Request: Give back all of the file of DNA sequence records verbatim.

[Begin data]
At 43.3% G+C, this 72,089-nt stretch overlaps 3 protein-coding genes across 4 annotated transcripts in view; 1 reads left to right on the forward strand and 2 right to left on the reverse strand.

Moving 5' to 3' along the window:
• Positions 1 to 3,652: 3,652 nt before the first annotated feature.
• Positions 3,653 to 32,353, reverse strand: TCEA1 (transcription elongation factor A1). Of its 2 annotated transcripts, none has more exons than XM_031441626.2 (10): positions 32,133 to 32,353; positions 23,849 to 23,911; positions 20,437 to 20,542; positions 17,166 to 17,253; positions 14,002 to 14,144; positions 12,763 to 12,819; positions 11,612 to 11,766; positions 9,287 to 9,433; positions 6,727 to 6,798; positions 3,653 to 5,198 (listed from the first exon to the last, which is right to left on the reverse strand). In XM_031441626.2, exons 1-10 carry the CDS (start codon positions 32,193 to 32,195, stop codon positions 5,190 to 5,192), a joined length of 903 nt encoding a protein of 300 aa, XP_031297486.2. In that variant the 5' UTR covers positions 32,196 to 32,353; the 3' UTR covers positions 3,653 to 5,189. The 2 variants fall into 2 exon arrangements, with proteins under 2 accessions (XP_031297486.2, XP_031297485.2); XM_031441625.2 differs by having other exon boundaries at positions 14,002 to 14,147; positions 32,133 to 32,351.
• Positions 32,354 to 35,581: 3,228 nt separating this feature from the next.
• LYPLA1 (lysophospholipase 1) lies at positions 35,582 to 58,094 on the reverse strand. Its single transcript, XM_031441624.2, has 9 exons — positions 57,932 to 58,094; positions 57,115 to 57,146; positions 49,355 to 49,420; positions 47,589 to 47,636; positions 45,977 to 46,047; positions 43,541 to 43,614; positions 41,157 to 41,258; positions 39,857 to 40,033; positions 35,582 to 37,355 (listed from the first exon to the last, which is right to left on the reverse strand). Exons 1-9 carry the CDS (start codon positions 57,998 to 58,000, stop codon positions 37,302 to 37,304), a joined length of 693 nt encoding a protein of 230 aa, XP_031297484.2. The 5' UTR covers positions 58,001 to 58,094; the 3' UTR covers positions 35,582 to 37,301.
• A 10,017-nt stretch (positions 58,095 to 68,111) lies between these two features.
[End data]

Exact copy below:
At 43.3% G+C, this 72,089-nt stretch overlaps 3 protein-coding genes across 4 annotated transcripts in view; 1 reads left to right on the forward strand and 2 right to left on the reverse strand.

Moving 5' to 3' along the window:
• Positions 1 to 3,652: 3,652 nt before the first annotated feature.
• Positions 3,653 to 32,353, reverse strand: TCEA1 (transcription elongation factor A1). Of its 2 annotated transcripts, none has more exons than XM_031441626.2 (10): positions 32,133 to 32,353; positions 23,849 to 23,911; positions 20,437 to 20,542; positions 17,166 to 17,253; positions 14,002 to 14,144; positions 12,763 to 12,819; positions 11,612 to 11,766; positions 9,287 to 9,433; positions 6,727 to 6,798; positions 3,653 to 5,198 (listed from the first exon to the last, which is right to left on the reverse strand). In XM_031441626.2, exons 1-10 carry the CDS (start codon positions 32,193 to 32,195, stop codon positions 5,190 to 5,192), a joined length of 903 nt encoding a protein of 300 aa, XP_031297486.2. In that variant the 5' UTR covers positions 32,196 to 32,353; the 3' UTR covers positions 3,653 to 5,189. The 2 variants fall into 2 exon arrangements, with proteins under 2 accessions (XP_031297486.2, XP_031297485.2); XM_031441625.2 differs by having other exon boundaries at positions 14,002 to 14,147; positions 32,133 to 32,351.
• Positions 32,354 to 35,581: 3,228 nt separating this feature from the next.
• LYPLA1 (lysophospholipase 1) lies at positions 35,582 to 58,094 on the reverse strand. Its single transcript, XM_031441624.2, has 9 exons — positions 57,932 to 58,094; positions 57,115 to 57,146; positions 49,355 to 49,420; positions 47,589 to 47,636; positions 45,977 to 46,047; positions 43,541 to 43,614; positions 41,157 to 41,258; positions 39,857 to 40,033; positions 35,582 to 37,355 (listed from the first exon to the last, which is right to left on the reverse strand). Exons 1-9 carry the CDS (start codon positions 57,998 to 58,000, stop codon positions 37,302 to 37,304), a joined length of 693 nt encoding a protein of 230 aa, XP_031297484.2. The 5' UTR covers positions 58,001 to 58,094; the 3' UTR covers positions 35,582 to 37,301.
• A 10,017-nt stretch (positions 58,095 to 68,111) lies between these two features.